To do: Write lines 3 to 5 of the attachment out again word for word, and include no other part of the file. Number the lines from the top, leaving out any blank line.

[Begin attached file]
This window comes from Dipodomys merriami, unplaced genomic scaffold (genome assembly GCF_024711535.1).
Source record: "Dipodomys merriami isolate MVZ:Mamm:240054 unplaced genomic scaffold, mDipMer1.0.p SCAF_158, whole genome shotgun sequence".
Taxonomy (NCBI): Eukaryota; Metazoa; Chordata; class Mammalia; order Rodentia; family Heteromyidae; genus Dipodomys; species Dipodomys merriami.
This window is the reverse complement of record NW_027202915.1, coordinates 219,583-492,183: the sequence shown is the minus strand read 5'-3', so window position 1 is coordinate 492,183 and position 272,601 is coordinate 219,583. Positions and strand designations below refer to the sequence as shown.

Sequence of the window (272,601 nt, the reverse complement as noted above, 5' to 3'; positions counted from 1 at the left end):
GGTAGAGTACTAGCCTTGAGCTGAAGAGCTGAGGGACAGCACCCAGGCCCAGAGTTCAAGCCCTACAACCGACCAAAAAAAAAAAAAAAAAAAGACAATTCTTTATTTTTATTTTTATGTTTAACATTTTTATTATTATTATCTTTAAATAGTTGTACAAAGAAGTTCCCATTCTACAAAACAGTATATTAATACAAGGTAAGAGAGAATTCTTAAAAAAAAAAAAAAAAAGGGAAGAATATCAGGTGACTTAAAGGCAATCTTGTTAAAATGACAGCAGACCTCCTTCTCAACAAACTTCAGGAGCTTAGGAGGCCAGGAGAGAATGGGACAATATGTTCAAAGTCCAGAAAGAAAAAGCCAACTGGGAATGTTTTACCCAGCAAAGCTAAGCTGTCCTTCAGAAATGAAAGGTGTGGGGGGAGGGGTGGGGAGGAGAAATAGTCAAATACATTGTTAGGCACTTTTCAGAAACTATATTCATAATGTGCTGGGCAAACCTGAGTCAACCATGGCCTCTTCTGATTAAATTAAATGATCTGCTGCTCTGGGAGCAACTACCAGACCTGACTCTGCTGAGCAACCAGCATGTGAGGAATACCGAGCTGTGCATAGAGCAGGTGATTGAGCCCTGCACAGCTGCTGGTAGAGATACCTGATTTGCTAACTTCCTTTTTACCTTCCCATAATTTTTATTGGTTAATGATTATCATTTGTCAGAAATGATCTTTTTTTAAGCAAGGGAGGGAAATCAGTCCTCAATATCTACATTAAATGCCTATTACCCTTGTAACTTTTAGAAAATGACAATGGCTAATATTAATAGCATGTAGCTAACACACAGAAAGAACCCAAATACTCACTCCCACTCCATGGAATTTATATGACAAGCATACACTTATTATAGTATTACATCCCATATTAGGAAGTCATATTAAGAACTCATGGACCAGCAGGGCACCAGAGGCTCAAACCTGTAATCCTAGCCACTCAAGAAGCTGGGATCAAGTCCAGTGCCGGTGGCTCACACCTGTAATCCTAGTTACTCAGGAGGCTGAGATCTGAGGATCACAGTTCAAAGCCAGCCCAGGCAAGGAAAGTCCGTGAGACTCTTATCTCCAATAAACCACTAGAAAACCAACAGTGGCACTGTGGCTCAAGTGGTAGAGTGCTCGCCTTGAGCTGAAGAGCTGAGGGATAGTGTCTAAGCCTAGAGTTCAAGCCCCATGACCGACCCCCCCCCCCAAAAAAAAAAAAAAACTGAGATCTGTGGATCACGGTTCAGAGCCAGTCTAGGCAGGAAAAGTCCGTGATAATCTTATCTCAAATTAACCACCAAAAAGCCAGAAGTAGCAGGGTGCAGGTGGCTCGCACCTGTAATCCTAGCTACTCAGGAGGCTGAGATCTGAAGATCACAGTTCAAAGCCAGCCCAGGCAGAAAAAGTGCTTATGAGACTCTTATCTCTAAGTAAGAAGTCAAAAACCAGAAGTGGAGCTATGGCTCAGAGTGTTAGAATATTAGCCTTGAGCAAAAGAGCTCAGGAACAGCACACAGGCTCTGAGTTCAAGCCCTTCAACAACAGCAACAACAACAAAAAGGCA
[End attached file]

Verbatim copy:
Taxonomy (NCBI): Eukaryota; Metazoa; Chordata; class Mammalia; order Rodentia; family Heteromyidae; genus Dipodomys; species Dipodomys merriami.
This window is the reverse complement of record NW_027202915.1, coordinates 219,583-492,183: the sequence shown is the minus strand read 5'-3', so window position 1 is coordinate 492,183 and position 272,601 is coordinate 219,583. Positions and strand designations below refer to the sequence as shown.

Sequence of the window (272,601 nt, the reverse complement as noted above, 5' to 3'; positions counted from 1 at the left end):